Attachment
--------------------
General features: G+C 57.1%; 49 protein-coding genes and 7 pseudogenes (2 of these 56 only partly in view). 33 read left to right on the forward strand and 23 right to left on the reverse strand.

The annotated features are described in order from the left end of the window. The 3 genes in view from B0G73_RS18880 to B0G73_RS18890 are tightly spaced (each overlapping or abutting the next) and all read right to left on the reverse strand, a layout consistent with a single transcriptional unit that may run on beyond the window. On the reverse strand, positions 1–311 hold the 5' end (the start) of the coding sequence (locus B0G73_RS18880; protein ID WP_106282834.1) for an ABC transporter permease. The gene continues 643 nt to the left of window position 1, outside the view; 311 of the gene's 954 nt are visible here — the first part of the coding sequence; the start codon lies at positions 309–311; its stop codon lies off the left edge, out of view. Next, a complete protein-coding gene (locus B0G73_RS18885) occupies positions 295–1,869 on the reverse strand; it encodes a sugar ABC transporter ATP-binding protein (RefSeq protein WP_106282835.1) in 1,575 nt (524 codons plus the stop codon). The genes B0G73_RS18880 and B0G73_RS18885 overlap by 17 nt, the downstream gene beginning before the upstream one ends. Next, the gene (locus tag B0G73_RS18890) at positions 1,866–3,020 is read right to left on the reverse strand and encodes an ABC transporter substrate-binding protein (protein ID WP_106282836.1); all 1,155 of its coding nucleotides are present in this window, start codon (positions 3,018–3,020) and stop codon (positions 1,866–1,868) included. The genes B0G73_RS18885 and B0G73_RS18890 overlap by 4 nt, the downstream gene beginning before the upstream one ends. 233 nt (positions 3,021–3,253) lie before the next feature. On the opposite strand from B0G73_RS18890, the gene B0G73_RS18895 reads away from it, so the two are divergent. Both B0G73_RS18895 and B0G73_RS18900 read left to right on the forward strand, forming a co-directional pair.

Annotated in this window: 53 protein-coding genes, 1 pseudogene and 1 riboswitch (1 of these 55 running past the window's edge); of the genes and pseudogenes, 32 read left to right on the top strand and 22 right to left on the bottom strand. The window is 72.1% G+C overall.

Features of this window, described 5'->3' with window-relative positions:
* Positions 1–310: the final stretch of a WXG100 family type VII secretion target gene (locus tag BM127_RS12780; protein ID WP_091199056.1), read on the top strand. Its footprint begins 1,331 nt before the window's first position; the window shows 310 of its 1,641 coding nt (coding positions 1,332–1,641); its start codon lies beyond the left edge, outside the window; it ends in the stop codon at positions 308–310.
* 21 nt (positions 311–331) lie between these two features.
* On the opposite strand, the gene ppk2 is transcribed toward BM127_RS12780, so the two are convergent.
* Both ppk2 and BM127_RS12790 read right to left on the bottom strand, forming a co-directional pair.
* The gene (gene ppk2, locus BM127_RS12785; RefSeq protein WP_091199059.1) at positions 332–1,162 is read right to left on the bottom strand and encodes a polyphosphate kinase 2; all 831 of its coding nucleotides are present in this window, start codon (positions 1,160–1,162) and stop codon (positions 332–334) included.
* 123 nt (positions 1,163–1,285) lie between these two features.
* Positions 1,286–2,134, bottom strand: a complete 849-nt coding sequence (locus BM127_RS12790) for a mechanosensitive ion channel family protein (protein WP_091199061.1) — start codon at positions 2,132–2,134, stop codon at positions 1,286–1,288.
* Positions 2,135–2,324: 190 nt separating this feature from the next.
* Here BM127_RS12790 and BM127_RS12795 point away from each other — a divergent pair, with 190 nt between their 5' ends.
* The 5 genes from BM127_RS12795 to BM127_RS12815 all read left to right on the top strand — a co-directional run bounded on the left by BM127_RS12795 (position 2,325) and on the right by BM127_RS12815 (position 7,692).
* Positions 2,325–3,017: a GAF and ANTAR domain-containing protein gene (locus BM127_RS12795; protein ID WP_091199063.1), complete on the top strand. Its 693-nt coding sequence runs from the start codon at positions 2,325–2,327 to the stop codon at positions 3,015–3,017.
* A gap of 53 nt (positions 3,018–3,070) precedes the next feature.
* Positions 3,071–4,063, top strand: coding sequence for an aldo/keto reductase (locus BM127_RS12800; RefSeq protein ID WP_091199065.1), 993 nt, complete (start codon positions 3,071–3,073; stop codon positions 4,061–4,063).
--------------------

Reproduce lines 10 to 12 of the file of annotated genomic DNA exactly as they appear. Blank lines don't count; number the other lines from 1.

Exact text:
* 123 nt (positions 1,163–1,285) lie between these two features.
* Positions 1,286–2,134, bottom strand: a complete 849-nt coding sequence (locus BM127_RS12790) for a mechanosensitive ion channel family protein (protein WP_091199061.1) — start codon at positions 2,132–2,134, stop codon at positions 1,286–1,288.
* Positions 2,135–2,324: 190 nt separating this feature from the next.